Zsa Zsa has passed. The Queen is Dead.
I can’t say I followed Miss Gabor’s work, but there is a trace of her presence among the Ayn Rand Papers, on which I do work–and, in addition, an old memory from my days snaking-up canyon hillsides to homes in the Hollywood Hills, where I formerly worked as a waiter and cook.
In deference to the spirit of “age before beauty,” I’ll recount the older memory, a little story about Miss Gabor picked-up from a fellow waiter, whose name, unfortunately, I do not recall. The tale remains in my mind–one of the sort you heard and savored as luscious silliness or dismissed as urban mythology–either, in any case, the essence of Hollywood–and the kind of story we heard countless evenings, while sitting on milkcrates in our tuxes, eating a staff meal in a Beverly Hills alleyway or a Bel Air garage, usually after the client’s dessert was served and the coffee poured.
Miss Gabor was known for her wit and for making an entrance–or certainly for making herself present, which was the case on the day my waiter-comrade approached her Los Angeles home, arms full of party supplies.
As he told it: Walking up the front path, he encountered two silent, marble lions, which stood guard at Miss Gabor’s front door. As he passed the noble cats, his feet triggered an invisible beam, which cut across the steps leading to the entrance. In the dry, California air, about as far from the grasslands of East Africa as you can be, his motion triggered a prerecorded lion’s roar, which filled the garden path with a triumphant greeting, and then, without missing a beat, melted into Miss Gabor’s Hungarian-accented voice, purring: “Darrh-link”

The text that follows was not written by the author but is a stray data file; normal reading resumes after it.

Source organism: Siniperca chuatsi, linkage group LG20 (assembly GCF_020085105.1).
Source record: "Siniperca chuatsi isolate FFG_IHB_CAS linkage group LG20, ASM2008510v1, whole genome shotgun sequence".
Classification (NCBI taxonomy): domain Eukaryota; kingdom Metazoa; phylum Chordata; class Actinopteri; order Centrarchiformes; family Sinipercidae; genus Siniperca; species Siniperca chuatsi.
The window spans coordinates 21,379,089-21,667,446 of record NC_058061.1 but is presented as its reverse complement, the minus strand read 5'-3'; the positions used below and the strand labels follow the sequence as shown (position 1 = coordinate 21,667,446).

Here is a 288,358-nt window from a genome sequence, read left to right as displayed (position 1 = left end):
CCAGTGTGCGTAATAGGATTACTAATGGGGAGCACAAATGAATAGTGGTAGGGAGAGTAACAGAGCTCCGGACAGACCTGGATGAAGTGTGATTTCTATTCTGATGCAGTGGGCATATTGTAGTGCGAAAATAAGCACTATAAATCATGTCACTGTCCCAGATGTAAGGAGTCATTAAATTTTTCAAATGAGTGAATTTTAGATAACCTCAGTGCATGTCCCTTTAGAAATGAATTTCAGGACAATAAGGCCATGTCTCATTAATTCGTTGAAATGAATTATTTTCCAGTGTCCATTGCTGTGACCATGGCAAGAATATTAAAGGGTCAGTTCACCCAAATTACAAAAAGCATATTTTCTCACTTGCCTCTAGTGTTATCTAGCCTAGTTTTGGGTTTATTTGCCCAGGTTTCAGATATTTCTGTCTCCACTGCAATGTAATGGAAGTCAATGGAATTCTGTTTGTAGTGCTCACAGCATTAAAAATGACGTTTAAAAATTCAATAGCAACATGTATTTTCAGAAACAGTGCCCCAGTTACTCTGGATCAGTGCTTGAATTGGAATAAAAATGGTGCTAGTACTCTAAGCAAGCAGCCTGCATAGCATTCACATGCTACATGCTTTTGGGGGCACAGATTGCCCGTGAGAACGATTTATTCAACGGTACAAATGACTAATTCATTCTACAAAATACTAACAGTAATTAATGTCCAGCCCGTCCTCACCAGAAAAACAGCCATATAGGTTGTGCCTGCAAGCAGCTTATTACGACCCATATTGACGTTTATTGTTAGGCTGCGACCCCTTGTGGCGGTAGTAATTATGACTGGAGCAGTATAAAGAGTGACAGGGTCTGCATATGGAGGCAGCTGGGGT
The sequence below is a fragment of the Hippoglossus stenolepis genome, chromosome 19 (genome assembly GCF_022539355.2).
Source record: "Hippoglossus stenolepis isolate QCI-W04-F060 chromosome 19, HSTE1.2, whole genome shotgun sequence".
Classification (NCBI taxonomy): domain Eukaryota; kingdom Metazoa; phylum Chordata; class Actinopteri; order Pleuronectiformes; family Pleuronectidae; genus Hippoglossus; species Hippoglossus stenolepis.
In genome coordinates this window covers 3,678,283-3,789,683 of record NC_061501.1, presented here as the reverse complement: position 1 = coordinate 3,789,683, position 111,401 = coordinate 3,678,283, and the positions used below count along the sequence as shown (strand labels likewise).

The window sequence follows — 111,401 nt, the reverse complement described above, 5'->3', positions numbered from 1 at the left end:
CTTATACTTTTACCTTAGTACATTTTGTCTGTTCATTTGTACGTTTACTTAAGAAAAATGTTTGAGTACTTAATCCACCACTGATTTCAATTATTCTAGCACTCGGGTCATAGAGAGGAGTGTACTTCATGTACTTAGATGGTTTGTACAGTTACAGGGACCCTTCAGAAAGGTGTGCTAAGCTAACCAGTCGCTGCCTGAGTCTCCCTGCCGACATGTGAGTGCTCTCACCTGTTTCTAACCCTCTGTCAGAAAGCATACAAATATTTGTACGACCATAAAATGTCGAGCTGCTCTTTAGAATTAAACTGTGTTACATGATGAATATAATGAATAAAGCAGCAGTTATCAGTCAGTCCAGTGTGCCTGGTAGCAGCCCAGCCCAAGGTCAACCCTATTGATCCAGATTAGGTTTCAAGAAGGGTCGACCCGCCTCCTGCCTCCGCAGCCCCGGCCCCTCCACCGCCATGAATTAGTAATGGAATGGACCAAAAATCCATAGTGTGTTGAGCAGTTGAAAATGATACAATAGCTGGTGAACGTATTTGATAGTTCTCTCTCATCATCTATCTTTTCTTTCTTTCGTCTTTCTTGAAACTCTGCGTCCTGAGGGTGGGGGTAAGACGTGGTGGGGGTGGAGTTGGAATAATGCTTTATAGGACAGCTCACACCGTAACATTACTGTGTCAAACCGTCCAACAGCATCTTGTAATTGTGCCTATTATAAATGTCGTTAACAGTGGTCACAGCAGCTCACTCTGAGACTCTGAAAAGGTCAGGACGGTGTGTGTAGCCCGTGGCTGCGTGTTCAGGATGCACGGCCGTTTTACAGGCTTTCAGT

Jeff Britting, a composer and author, is working on an opera based on Hawthorne’s The Marble Faun and a collection of Hollywood-themed short stories.
(The views expressed here are the author’s. He does not speak for any other person or organization.)